Sprint’s support was good for the FM chip movement; now AT&T takes things to another level.
That’s the view of Paul Brenner, point person for NextRadio and for the industry’s efforts to get carriers to activate FM reception capabilities in smartphones.
AT&T will include FM chip activation in its device specifications for Android phones in 2016. Brenner has been negotiating with AT&T on a business deal for more than a year and is hoping the outcome will help bring more carriers into the NextRadio tent. Indeed, during a Tuesday hearing of the House Subcommittee on Communications and Technology on FCC oversight, Chairman Greg Walden, R-Ore.,a former radio station owner himself, praised AT&T’s decision. “We hope other carriers will follow suit.”
Brenner told Radio World that NextRadio’s deal with the carrier is notable because of AT&Ts volume and influence in both the mobile industry and the regulatory world. He said AT&T has some 120 million subscribers, more than twice the number of Sprint, as well as a large network that brings more potential users to the pool of people who will be able to listen to FM on their devices.
Brenner said he’s working on more such deals; he didn’t specify whom he’s been in talks with, though it seems safe to assume he’s pushing the other largest carriers, which include T-Mobile, U.S. Cellular and the nation’s largest, Verizon Wireless, which has even more subscribers than AT&T.
NextRadio said AT&T will communicate a request to manufacturers to activate existing FM chips in Android smartphones. While carriers alone cannot determine what handset makers do, such guidance has significant impact, Brenner said, noting that most Sprint phones (41 models) now are capable, and that a number of handset makers have activated the FM chip independent of carrier agreements.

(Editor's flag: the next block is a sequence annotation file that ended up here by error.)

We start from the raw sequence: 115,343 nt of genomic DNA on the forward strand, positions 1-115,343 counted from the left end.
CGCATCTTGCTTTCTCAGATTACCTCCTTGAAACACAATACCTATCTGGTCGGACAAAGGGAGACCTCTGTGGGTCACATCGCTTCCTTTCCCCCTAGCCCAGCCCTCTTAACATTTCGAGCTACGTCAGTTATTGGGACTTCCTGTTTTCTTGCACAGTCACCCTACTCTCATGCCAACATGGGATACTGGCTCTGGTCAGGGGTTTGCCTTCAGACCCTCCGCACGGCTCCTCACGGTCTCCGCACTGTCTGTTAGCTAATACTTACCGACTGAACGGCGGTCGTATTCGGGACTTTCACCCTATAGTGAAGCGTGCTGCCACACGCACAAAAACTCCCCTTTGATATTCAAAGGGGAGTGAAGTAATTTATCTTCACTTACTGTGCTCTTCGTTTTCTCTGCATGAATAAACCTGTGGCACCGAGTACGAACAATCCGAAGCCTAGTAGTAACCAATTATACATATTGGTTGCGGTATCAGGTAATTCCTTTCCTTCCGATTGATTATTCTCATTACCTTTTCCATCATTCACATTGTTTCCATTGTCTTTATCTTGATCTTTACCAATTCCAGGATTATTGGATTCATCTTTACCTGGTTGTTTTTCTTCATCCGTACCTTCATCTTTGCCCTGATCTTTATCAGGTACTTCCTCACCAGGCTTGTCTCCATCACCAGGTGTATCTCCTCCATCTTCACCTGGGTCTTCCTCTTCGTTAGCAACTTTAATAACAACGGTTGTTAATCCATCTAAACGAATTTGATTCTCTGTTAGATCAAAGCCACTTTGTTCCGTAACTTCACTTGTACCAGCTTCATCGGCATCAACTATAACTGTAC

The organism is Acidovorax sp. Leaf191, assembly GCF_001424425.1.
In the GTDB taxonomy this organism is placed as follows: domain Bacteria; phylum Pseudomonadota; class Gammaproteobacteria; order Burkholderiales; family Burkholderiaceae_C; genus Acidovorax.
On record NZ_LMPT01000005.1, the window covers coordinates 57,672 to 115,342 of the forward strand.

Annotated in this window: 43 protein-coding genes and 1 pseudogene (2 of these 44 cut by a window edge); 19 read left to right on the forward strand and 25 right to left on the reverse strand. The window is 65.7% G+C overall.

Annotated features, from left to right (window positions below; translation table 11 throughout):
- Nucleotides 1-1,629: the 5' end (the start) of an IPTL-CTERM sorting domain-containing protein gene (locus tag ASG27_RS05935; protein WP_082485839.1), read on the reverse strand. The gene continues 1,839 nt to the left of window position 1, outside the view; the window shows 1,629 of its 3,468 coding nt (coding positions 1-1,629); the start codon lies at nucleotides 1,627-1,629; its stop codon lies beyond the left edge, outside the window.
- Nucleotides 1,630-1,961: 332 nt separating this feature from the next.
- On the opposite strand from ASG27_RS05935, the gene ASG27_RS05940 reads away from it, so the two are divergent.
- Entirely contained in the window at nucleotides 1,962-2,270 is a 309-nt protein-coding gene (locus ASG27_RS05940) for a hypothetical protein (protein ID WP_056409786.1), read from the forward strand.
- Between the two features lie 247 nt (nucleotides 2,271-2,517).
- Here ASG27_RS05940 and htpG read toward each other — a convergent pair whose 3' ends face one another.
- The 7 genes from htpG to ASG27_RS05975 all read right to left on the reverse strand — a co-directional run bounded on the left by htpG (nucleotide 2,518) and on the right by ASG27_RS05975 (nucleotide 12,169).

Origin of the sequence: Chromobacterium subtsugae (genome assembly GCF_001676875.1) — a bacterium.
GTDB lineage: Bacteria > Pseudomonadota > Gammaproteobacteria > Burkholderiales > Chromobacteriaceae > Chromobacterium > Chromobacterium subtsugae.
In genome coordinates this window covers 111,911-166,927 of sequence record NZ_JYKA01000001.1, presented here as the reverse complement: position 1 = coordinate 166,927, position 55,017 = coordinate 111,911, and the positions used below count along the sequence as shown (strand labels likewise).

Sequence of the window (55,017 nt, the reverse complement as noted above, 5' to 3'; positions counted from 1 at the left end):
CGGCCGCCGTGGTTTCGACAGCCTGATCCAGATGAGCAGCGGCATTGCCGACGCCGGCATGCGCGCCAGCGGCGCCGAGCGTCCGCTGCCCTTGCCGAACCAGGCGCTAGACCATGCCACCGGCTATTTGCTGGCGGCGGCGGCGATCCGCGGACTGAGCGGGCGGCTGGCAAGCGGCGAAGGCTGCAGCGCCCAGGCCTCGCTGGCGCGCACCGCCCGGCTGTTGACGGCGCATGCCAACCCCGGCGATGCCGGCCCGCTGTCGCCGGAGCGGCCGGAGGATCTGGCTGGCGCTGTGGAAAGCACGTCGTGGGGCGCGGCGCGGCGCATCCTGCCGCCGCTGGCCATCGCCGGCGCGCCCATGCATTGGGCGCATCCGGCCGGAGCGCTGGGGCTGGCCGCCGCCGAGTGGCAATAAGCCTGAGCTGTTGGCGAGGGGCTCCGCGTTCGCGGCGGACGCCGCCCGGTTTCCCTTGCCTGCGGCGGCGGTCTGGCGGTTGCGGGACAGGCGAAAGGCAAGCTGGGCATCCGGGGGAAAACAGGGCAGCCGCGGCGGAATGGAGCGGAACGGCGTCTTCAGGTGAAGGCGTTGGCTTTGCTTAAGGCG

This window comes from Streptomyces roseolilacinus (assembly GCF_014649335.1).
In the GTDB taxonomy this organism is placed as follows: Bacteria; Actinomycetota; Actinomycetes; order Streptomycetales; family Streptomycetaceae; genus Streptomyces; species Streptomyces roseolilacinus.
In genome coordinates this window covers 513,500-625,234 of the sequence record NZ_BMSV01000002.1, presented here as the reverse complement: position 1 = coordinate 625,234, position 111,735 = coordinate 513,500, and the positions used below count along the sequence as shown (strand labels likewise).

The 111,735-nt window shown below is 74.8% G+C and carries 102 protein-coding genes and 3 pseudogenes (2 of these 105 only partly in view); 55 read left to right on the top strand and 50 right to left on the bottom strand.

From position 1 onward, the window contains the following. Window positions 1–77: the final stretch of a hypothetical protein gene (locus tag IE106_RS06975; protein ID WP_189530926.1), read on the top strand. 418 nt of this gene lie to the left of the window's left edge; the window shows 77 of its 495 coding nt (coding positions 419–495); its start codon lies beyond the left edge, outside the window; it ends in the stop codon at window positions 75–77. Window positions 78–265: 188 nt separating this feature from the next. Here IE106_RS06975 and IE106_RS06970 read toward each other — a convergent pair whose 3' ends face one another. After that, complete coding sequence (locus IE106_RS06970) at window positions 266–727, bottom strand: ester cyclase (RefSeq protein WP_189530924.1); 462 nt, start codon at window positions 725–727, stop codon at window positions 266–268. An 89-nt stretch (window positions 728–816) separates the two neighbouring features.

“It makes our negotiations easier when phones show up on [a carrier’s] network without a problem,” Brenner said. As happened to Wi-Fi, Bluetooth and Near Field Communication, he said, his hope is that FM capability will simply become standard in phones over time.
NextRadio and TagStation are Emmis-owned entities that promote the NextRadio FM listening app and station support infrastructure. Brenner said broadcasters have licensed some 2,000 channels, including HD Radio multicasts, with enhanced NextRadio features. But he reiterated his call that all broadcasters participate. “There’s an expectation from AT&T. The only way it works is that everyone has content and is trying to promote it.” He encouraged stations to run promotional spots and populate their data channels with album art so that users get the full benefit. Brenner also said the NextRadio system provides performance data that can help stations bring advertisers who’ve left back to radio.